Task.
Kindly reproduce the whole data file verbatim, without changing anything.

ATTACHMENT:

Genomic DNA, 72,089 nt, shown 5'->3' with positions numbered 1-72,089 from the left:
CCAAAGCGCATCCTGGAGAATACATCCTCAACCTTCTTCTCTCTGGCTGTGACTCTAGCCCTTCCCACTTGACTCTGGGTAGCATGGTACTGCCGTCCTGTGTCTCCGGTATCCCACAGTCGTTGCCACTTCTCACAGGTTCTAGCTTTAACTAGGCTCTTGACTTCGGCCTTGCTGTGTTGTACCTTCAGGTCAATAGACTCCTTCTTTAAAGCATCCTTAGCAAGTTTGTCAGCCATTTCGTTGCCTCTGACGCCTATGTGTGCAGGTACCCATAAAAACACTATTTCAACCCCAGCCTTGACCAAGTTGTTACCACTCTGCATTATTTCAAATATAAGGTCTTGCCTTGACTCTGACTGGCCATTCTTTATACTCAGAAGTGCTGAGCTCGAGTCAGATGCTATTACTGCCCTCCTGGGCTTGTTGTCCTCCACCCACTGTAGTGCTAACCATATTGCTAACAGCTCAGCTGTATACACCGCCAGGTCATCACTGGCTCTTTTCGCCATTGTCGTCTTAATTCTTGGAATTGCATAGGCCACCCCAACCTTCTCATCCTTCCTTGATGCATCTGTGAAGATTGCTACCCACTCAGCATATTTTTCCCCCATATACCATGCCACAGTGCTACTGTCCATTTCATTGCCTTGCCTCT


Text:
Genomic DNA, 72,089 nt, shown 5'->3' with positions numbered 1-72,089 from the left:
CCAAAGCGCATCCTGGAGAATACATCCTCAACCTTCTTCTCTCTGGCTGTGACTCTAGCCCTTCCCACTTGACTCTGGGTAGCATGGTACTGCCGTCCTGTGTCTCCGGTATCCCACAGTCGTTGCCACTTCTCACAGGTTCTAGCTTTAACTAGGCTCTTGACTTCGGCCTTGCTGTGTTGTACCTTCAGGTCAATAGACTCCTTCTTTAAAGCATCCTTAGCAAGTTTGTCAGCCATTTCGTTGCCTCTGACGCCTATGTGTGCAGGTACCCATAAAAACACTATTTCAACCCCAGCCTTGACCAAGTTGTTACCACTCTGCATTATTTCAAATATAAGGTCTTGCCTTGACTCTGACTGGCCATTCTTTATACTCAGAAGTGCTGAGCTCGAGTCAGATGCTATTACTGCCCTCCTGGGCTTGTTGTCCTCCACCCACTGTAGTGCTAACCATATTGCTAACAGCTCAGCTGTATACACCGCCAGGTCATCACTGGCTCTTTTCGCCATTGTCGTCTTAATTCTTGGAATTGCATAGGCCACCCCAACCTTCTCATCCTTCCTTGATGCATCTGTGAAGATTGCTACCCACTCAGCATATTTTTCCCCCATATACCATGCCACAGTGCTACTGTCCATTTCATTGCCTTGCCTCT